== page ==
Could a lack of Twitter privacy cost you your job?
One innocent “tweet” intended to tell your friends that you received a job offer could also make you look completely foolish. Take a look at what “theconnor” posted on Twitter 18 March:
Cisco just offered me a job! Now I have to weigh the utility of a fatty paycheck against the daily commute to San Jose and hating the work.
D’oh! This kind of honesty might have made sense if your settings were private and you were telling a close-knit, trusted group of followers only. But “theconnor’s” settings were not set that way and someone who happens to be a Cisco channel partner advocate did not appreciate the level of honesty. Here’s how Tim Levadresponded to “theconnor’s” tweet:
timmylevad: @theconnor Who is the hiring manager. I’m sure they would love to know that you will hate the work. We here at Cisco are versed in the web.
Ouch. “theconnor,” who has since made private settings (with an ironic image that appears to have something stuffed in its mouth), is being wryly referred to as “cisco fatty” now.
Not only has this response garnered a whole lot of attention from members of Twitter who are ridiculing the heck out of this person, it’s also spawned a Website ciscofatty.com. That site appears to have identified the individual who is “theconnor” via Google cache, but the only link that worked for me was the image (that shows this person to be female). Since I can’t verify the things on ciscofatty.com (how about some contact info, you quick-witted viral traffic gamer), I’m not going to delve much deeper into this person’s identity, I wanted to simply highlight the lesson to be learned.
Be very careful what you say and what company names you use. While it’s also not clear if the person did or did not, in fact, get the job at Cisco, it’s a strong cautionary tale about using social media poorly. We all have opinions, but they can have serious negative effects. It’s way too easy to be callous, dismissive and sarcastic with tweets and status updates on Facebook or elsewhere.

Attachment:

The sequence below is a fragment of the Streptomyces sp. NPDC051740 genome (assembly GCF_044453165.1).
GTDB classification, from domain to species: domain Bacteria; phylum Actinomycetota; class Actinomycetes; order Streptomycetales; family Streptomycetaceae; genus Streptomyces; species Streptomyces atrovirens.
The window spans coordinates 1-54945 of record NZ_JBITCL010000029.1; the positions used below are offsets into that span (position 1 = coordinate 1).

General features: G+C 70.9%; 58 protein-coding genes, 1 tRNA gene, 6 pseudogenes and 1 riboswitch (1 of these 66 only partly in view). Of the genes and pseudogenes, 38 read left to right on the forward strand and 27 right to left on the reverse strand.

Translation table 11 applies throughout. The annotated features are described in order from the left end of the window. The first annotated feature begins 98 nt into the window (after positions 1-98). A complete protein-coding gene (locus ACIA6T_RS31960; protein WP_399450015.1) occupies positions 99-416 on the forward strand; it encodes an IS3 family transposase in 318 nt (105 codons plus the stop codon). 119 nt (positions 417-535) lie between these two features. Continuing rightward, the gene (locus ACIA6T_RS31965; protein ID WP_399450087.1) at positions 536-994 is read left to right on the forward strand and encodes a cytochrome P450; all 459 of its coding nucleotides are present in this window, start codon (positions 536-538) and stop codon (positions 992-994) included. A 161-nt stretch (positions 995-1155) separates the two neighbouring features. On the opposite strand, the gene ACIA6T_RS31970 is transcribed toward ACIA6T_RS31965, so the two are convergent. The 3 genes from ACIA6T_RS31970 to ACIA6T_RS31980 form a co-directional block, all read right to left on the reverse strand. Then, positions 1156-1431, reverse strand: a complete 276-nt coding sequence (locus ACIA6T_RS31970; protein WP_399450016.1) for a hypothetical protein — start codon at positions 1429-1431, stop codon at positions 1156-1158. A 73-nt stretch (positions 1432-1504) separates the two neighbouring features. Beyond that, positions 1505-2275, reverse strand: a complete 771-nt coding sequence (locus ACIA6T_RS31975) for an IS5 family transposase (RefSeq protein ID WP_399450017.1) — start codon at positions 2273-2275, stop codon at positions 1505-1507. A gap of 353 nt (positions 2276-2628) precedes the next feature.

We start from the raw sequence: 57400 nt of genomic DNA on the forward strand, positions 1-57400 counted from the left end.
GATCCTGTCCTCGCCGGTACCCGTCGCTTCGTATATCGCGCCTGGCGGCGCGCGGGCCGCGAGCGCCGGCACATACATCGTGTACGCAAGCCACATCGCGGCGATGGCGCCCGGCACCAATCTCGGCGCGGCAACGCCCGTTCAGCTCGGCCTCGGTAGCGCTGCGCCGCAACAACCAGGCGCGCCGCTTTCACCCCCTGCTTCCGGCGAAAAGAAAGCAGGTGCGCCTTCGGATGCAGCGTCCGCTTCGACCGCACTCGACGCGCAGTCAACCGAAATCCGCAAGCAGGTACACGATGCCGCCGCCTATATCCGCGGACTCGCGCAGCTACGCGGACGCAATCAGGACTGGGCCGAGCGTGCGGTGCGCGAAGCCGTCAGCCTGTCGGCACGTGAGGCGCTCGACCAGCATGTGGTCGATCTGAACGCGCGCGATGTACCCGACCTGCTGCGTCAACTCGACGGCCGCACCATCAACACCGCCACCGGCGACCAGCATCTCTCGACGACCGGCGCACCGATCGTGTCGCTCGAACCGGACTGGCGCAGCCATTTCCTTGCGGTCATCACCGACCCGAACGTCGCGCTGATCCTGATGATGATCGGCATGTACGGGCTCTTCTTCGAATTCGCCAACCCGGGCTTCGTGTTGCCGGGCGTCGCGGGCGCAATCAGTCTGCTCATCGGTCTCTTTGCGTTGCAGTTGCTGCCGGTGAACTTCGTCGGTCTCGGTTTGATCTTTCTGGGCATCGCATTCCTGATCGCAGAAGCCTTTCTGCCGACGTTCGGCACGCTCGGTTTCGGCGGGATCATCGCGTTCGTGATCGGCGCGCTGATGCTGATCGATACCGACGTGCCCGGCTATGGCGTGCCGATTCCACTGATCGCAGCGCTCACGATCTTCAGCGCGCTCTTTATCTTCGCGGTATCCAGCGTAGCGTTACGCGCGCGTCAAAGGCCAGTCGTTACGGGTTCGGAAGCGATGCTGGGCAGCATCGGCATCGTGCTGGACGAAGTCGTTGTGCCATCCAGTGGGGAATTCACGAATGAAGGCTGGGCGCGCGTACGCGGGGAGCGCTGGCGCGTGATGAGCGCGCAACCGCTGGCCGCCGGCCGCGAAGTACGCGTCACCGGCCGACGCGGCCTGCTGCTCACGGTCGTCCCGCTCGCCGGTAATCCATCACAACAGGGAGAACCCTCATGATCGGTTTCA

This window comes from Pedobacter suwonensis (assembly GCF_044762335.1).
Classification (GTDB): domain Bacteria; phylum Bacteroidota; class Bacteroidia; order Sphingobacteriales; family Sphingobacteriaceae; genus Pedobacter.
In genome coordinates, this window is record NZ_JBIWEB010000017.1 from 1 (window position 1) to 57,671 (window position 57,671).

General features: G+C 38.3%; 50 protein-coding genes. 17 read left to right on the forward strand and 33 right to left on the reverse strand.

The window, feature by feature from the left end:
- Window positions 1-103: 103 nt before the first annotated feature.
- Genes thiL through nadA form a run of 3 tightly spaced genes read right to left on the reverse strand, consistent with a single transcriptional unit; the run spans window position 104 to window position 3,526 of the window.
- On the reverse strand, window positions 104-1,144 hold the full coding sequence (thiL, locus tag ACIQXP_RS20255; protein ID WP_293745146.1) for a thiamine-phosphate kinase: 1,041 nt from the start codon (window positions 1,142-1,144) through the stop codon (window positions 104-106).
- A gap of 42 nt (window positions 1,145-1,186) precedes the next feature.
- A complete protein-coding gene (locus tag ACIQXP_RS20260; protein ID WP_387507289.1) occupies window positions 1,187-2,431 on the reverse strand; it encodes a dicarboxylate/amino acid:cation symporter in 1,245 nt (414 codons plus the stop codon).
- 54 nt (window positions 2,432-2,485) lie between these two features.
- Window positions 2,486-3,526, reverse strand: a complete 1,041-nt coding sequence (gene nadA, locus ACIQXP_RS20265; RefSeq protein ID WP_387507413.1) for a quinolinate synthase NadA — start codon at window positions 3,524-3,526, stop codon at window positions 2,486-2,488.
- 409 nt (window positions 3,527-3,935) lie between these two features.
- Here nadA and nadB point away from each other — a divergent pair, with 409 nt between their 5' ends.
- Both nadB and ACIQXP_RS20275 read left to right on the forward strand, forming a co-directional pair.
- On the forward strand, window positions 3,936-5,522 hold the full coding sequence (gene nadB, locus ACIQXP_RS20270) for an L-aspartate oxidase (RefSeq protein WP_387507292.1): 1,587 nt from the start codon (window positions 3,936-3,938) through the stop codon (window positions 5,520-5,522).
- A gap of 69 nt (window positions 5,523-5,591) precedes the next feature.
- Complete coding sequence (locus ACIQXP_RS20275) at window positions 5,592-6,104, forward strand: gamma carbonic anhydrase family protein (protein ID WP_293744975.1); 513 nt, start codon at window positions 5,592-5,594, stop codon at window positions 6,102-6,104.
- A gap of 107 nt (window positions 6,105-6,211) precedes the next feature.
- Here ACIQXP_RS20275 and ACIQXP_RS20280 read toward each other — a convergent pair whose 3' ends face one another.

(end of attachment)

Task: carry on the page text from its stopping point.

The lines between work and play are becoming much more transparent with these technologies, and the use of them at work and for work – for self-promotion, professional networking and for showing your active participation in the latest technologies – can be a marvelous, efficient tool.
Does careless commentary necessarily lead to risky behaviour at work? Some might interpret it that way. The larger question for human resources and hiring managers at Cisco – or any company – is to know how much weight to put on an individual tweet or update that was not intended to be seen.
One the one hand, people are moody, the economy is bad and the person may have just been publicly battling themselves over whether a job was really right for them. I imagine a lot of people in this economy are taking jobs less than ideal, especially ones that pay well. We all have had butterflies about taking a job once an offer is on the table, and the fear of hating a job is always there when it’s brand-spanking new.
On the other hand, no one will be surprised if the job offer is rescinded and Cisco goes looking for a more responsible individual. I know too many people that have “replied to all” in an e-mail and made themselves look very foolish, but usually that means you get a talking to from HR and management (but if it’s bad enough, you could always be fired). Problem here is that “theconnor” doesn’t actually have the job yet.
Better to avoid this kind of thing altogether. Edit yourself, keep company names out of your posts and remember that people you don’t want to be watching are watching.
Another recent example of this came from a careless comment from a PR representative from Ketchum in New York City who had FedEx as a client. Evidently, in January this gentleman known as Mr. Andrews disrespected the city of Memphis over Twitter the morning he was to do a presentation at FedEx on digital media, and got an earful from a FedEx employee. Here’s the offending tweet:
keyinfluencer: True confession but I’m in one of those towns where I scratch my head and say “I would die if I had to live here!’
Read the response by an angered employee here. Beyond being embarrassing, one can imagine Ketchum having additional stress and strain on the relationship with FedEx, and in that world, this person could have lost their job very easily.